But the paper trail didn't tell him any of this. Had it not been for dna testing, my friend would still be living merrily in Fantasyland, regarding someone else's ancestors as his own.

Sure, I've seen several men who expected to match, yet did not--and they all had great paper trails. So, when you can do DNA testing, you should. BUT...it's only ONE line. I can test my father, and know that since he matches other men who have independently also traced back to the same ancestor, my research must be correct.  And, I can have my mom's brother tested, and same thing. But, do my mom and my brother share the same father? And how about even further back in time--if I have one of my maternal grandmother's brothers descendants test--does that really prove my grandmother's father's line--was he her father?  So, genetic genealogy is good for ONE line, maybe two (yes, my mom and and her brother do have the same father). Then you are right back to relying on traditional research.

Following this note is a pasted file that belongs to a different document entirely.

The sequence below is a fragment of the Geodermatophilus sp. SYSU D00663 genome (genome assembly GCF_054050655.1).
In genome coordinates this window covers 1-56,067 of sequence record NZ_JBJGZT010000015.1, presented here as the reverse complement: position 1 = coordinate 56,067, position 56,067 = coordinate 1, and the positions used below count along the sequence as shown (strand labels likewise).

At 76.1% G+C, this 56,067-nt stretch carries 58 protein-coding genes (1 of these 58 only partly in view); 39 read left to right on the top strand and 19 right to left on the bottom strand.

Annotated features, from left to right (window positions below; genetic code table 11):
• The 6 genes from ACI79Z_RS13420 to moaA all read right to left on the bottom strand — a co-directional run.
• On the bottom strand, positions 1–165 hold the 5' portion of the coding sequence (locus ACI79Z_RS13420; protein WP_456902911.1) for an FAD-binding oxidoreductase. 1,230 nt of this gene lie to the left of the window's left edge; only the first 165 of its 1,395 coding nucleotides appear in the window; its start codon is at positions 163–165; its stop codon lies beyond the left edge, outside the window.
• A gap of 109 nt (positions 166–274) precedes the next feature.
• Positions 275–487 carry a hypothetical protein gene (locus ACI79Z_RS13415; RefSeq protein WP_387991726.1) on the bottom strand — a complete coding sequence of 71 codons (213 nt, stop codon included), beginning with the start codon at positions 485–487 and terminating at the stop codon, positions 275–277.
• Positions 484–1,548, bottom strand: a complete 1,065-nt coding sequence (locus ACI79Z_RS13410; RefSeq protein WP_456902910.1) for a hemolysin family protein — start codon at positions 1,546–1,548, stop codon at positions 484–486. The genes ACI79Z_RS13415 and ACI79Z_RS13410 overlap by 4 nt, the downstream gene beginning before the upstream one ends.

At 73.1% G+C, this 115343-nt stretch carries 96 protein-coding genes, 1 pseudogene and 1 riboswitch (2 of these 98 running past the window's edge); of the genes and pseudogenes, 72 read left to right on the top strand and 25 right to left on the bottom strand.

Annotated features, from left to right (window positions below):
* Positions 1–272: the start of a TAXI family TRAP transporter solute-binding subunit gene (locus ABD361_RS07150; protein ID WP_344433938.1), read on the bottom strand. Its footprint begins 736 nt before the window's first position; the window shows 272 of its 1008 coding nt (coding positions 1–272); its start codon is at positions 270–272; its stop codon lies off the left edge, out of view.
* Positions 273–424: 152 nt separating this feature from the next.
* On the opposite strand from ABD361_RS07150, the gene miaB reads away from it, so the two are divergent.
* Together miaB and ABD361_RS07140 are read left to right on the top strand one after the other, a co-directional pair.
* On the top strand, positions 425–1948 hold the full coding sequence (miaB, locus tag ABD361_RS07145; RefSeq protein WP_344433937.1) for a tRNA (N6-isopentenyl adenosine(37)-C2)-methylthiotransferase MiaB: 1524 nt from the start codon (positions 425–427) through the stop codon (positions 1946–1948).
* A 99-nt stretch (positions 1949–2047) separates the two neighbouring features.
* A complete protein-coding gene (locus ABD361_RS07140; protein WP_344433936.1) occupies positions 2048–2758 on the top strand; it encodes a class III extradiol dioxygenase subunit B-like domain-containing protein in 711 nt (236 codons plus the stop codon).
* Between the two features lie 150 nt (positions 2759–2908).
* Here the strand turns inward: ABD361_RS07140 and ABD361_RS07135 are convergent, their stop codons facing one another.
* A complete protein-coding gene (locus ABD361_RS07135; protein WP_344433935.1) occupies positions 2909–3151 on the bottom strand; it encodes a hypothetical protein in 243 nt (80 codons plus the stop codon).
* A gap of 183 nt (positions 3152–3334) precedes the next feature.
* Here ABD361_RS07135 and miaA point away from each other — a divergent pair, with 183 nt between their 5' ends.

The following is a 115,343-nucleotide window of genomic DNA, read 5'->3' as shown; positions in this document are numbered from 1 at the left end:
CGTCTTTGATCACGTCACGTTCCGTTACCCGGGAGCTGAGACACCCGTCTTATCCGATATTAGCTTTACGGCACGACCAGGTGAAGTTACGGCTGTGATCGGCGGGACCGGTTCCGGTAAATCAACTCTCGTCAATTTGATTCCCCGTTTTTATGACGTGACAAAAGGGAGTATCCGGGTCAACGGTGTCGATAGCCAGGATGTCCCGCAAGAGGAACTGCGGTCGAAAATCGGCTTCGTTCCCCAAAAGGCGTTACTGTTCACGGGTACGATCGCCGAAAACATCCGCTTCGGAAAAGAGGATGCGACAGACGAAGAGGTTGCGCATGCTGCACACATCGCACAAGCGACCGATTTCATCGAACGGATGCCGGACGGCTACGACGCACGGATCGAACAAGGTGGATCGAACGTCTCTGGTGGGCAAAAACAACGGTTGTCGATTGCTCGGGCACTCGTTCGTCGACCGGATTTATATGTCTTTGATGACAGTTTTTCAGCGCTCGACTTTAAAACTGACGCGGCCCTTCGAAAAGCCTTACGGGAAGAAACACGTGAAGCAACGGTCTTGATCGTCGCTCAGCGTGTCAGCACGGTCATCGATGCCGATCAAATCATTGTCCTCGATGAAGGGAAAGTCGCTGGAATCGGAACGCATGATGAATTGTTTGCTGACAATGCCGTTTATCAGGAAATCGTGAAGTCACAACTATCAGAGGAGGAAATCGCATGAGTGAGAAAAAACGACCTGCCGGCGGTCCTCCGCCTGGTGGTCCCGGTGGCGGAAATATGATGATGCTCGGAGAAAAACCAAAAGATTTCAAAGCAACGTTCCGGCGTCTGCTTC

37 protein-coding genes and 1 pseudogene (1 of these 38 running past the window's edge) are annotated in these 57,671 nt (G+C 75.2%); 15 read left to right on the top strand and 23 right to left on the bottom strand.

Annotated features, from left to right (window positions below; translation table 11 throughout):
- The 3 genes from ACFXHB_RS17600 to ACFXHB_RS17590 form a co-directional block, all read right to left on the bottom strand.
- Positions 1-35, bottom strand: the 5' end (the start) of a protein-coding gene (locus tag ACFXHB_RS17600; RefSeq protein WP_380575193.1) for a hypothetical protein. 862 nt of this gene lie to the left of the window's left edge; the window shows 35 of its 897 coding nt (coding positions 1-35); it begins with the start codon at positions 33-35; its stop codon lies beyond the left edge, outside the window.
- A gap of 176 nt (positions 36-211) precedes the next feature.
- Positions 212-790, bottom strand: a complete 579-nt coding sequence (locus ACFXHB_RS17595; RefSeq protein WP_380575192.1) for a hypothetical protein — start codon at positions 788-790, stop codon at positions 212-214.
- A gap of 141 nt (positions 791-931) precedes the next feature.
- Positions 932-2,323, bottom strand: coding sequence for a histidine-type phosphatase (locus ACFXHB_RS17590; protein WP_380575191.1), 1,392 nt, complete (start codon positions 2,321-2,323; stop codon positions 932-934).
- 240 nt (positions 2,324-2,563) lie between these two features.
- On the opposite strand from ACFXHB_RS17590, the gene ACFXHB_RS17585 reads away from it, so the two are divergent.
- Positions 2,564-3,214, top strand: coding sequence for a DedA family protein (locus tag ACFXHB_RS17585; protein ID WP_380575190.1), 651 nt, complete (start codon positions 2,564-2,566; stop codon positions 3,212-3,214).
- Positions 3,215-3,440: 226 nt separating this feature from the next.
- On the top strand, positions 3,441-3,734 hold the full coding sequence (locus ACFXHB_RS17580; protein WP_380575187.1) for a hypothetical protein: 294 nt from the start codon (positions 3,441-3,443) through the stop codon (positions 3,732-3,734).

Logged

Dad: JAMES:  Ysearch QSCQ3;  R-P312, L21+ (R1b1b2a1b5*)
Dad: mitosearch QSCQ3; T1a; no matches HVR2 or FGS
Mom's brother: LEWTER: Ysearch FYFDA;  R-U106, L48+ (R1b1b2a1a*)
Mom's brother: mitosearch FYFDA, U5b2; 1 exac
rms2
Board Moderator
Guru
*****
Offline Offline

Posts: 5023


« Reply #12 on: June 22, 2009, 02:25:17 PM »

Well, actually, dna testing is good for as many lines as you can find testable relatives for.
Logged

susanrosine
Senior Member
***
Offline Offline

Posts: 76


« Reply #13 on: June 22, 2009, 04:47:33 PM »

Well, actually, dna testing is good for as many lines as you can find testable relatives for.